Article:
Monday, April 4, 2011

Knife To The Eye, I Love That Bit

It's a great time to be a fan of horror comics. While things are still hit-or-miss at the movie theater, those of us who read the funnies are being treated to some of the most entertaining, disgusting, and inventive creepfests since before the Code cracked down on the genre back in the 1950s. Mike Mignola has been expanding his Hellboy universe, Batman is getting back to his Gothic roots, and all kinds of new characters and stories are invading the comic shops. When Marvel makes Spider-Man a flesh-hungry monster who's eaten his Aunt May, it's difficult to wonder how things can get much better. Of course, those mentioned above are well-established heroes with respectable fanbases either receiving a fresh bloody twist or just getting deeper into their weird world. Where's the truly original stuff?

"Destroy MY sandcastle, willya?"
Ah yes, The Goon. Written and illustrated by Eric Powell, this is not an easy one to categorize. A single issue will have elements of organized crime, slapstick humor, giant monster movies, ghost stories, zombie outbreaks, drama, and pie. The core of the story is an enforcer known only as the Goon and his sidekick Franky, who alternate between extorting citizens of the town for their employer (a thug named Labrazio) and protecting them from threats both practical and paranormal. Their archenemy is a man they call the Zombie Priest, who has been raising bodies from the grave in an attempt to take over the criminal underworld with his undead army. However, Goon and Franky deal out beatings to these "slackjaws" so often that they are usually confined to Lonely Street, a seedy stretch of road at the end of town. What the Zombie Priest doesn't know is that the man he believes himself to be fighting is actually dead. Labrazio was murdered by the Goon's own hand after his actions caused the death of Goon's Aunt Kizzie, who was his only family. With a book of names and a merciless attitude, a young Goon was able to convince everyone that he was in fact working for the man he'd secretly killed. All the money from Labrazio's schemes went into his pockets, and until the Priest showed up, it was a pretty easy gig. But now, thanks to his meddling and a host of other evil folks, there's opposition springing up everywhere. Zombies is one thing, but giant octopuses, inbred ghosts, primitive cannibals, and obnoxious vampires is just too much!

The first thing to note about this title is its sense of humor. Rarely have I laughed aloud as often reading anything else as I have reading The Goon. They go to a psychic seal (yes, a seal) for advice, then beat him senseless when he apparently insults Franky's mother. A houseful of grotesque hillbilly spirits are exorcised by the use of cat's eyes, strung on cinnamon dental floss. A bum named Spider who is indeed a giant spider gets the stuffing knocked out of him by Goon because he still owes him five bucks. And, the Goon opens a can of whup-ass on the local vampire coven because they've been scaring a little girl who lives below him and making her cry, which has been keeping him up nights, and he can't just slug a little girl. This is oddball comedy at its finest.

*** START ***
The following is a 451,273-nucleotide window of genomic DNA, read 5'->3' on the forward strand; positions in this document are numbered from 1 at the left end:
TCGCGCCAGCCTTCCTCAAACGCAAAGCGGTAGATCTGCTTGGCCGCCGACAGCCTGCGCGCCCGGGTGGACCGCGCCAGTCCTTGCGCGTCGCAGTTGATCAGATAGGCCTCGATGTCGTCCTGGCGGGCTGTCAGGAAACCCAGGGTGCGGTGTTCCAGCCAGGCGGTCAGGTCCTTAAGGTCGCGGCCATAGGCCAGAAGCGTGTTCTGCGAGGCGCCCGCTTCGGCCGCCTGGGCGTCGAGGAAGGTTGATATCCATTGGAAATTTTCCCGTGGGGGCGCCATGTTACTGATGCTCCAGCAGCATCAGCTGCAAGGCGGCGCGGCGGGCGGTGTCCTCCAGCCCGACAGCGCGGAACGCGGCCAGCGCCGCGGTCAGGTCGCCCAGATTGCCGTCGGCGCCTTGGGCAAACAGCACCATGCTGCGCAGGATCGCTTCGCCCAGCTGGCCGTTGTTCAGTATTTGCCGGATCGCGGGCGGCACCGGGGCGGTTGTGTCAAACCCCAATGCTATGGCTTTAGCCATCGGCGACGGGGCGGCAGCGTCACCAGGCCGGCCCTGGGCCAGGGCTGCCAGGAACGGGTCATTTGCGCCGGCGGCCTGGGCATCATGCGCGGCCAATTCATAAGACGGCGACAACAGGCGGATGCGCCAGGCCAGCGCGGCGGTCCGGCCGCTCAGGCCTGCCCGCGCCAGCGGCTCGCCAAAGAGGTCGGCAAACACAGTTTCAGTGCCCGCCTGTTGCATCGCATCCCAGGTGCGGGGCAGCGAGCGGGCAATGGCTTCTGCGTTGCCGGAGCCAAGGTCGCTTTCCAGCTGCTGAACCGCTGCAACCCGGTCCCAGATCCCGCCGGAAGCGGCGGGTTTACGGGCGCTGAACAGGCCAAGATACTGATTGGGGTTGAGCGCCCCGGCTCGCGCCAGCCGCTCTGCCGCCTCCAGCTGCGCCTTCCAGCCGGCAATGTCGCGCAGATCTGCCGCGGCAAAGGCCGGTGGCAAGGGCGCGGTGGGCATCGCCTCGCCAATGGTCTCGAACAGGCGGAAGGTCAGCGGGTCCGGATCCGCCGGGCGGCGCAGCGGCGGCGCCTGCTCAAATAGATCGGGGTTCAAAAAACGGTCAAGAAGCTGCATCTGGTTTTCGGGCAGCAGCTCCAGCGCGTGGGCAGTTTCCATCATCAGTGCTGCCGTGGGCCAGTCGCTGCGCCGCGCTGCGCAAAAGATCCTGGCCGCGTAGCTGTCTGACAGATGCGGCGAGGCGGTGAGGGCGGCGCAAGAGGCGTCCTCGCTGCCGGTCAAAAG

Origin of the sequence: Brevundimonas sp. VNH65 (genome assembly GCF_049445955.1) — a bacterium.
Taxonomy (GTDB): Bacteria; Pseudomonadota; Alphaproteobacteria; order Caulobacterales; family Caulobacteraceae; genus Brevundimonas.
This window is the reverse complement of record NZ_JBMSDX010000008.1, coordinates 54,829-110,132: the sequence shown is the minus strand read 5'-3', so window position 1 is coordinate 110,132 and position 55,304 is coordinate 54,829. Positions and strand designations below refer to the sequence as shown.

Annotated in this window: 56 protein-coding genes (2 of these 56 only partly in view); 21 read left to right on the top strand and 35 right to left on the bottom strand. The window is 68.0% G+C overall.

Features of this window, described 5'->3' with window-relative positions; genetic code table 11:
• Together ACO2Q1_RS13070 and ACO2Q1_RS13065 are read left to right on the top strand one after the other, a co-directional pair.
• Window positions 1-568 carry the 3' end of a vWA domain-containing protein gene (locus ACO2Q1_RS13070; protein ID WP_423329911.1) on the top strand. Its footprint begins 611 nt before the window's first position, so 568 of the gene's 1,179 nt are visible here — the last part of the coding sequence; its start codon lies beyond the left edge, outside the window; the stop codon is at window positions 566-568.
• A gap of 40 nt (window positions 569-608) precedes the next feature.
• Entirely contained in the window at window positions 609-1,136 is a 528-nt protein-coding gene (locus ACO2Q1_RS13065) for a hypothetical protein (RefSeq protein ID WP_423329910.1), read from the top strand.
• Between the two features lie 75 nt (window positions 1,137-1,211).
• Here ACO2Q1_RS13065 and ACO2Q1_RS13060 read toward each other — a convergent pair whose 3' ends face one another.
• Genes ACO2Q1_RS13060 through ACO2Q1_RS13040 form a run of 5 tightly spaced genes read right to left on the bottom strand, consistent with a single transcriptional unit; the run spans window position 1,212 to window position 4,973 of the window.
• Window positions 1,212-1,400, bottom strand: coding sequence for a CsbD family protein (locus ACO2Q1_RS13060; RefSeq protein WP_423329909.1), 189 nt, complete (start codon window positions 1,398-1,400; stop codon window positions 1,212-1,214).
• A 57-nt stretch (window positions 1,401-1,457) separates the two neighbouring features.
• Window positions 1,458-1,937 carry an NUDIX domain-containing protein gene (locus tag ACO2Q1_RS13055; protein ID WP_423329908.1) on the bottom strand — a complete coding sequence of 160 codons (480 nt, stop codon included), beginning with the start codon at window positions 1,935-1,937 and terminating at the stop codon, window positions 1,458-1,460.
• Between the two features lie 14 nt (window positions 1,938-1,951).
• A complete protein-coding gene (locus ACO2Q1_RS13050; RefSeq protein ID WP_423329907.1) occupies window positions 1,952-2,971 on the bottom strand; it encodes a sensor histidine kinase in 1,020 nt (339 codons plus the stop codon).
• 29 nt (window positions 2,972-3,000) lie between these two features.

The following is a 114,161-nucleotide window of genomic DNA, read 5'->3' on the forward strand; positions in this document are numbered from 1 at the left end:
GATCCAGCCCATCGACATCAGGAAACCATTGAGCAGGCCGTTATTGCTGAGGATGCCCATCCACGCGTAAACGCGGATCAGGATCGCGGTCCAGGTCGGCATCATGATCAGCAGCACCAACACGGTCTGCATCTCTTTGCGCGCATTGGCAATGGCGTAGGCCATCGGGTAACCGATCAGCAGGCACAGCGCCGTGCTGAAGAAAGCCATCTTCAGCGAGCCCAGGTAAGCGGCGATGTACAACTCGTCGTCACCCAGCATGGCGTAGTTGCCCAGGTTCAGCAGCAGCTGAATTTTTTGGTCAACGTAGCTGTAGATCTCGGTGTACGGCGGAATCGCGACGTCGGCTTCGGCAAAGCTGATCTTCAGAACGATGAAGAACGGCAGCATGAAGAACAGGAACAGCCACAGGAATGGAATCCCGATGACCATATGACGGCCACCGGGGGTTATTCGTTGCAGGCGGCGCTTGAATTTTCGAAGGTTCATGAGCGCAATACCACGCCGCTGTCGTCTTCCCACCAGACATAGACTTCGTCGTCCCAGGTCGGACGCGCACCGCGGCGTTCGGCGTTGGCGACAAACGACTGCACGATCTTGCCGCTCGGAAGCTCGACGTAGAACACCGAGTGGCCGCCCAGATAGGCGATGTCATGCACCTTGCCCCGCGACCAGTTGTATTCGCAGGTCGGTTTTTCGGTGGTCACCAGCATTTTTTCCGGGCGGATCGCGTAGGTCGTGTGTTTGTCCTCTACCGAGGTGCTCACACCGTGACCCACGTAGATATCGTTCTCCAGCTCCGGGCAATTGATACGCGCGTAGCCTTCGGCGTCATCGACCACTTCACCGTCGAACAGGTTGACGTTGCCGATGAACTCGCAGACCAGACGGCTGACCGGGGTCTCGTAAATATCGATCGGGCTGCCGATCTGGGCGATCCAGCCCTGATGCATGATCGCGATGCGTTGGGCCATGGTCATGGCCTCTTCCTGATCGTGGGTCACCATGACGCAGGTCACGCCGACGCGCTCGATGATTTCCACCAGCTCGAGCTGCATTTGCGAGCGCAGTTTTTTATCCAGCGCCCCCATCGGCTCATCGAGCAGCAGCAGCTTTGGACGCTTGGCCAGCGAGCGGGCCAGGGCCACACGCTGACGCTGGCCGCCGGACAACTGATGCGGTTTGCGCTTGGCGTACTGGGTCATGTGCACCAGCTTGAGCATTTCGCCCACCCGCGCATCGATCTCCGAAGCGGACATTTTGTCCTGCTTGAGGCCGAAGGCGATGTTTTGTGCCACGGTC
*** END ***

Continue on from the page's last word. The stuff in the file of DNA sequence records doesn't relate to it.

The crime element is well-handled here. The characters have to walk a tightrope, appearing to be ruthless enforcers for Labrazio while simultaneously protecting everyone from all these creatures and the Priest's zombies, making for some tense situations. When an inside job results in one of the Goon's hired toughs getting killed, everyone meets at Norton's Pub to try and figure who it was that ratted them out. Powell not only keeps you interested in the characters' plight, he manages to make you care that a swamp toad with poor hygiene and only a rudimentary grasp of the English language got an axe to the head.

Finally, Eric Powell's talents as an artist cannot be overlooked. Besides filling the book with a clean, colorful style that nevertheless makes excellent use of shadow and darkness, every cover is gorgeously hand-painted and suitable for framing. There's even a few unique touches that make it stand out. When a character called Buzzard begins sharing his origin story, the panel splits between his present self and his mental self-image from the past. Powell uses colors and inks for the present and represents the past in rough, sepia-toned pencil sketches. The transition not only works, it enhances.

The Goon is not for everyone, but if you're a fan of horror, sci-fi, broad comedy, or even crime dramas, you're punishing yourself by not reading it. There's talk of director David Fincher (Se7en, The Social Network) helming a CGI feature-film adaptation, which if it lives up to the teaser trailer, will be a genuine contender for best horror comic movie ever made. Give it a look, and tell us about your favorite horror comics in the comments!

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